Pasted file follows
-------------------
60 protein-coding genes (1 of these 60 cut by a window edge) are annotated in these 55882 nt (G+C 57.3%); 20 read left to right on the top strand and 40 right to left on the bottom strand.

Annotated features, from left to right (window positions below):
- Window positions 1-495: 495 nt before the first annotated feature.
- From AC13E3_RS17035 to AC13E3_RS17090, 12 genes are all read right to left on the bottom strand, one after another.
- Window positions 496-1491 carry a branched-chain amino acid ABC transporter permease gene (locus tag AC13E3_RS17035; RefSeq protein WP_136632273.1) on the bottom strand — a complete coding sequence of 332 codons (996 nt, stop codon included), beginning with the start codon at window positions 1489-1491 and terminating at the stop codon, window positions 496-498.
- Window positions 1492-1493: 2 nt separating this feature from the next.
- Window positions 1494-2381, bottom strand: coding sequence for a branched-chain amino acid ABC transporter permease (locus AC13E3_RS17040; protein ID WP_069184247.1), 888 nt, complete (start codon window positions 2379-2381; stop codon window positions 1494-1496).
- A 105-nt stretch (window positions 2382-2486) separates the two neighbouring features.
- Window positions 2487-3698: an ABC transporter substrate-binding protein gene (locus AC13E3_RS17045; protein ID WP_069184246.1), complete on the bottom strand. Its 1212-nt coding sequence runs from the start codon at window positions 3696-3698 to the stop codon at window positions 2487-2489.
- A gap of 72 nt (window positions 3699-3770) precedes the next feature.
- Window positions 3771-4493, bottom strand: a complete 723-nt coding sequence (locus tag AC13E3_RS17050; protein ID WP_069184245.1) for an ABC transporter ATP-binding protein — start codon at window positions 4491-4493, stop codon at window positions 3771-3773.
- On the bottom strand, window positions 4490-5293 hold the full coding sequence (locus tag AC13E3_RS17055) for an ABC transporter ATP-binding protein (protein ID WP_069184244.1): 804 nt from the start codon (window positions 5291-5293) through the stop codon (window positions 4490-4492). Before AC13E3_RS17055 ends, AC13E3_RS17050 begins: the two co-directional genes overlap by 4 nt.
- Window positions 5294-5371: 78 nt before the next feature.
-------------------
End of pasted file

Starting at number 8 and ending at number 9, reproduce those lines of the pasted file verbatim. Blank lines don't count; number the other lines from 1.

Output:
- A 105-nt stretch (window positions 2382-2486) separates the two neighbouring features.
- Window positions 2487-3698: an ABC transporter substrate-binding protein gene (locus AC13E3_RS17045; protein ID WP_069184246.1), complete on the bottom strand. Its 1212-nt coding sequence runs from the start codon at window positions 3696-3698 to the stop codon at window positions 2487-2489.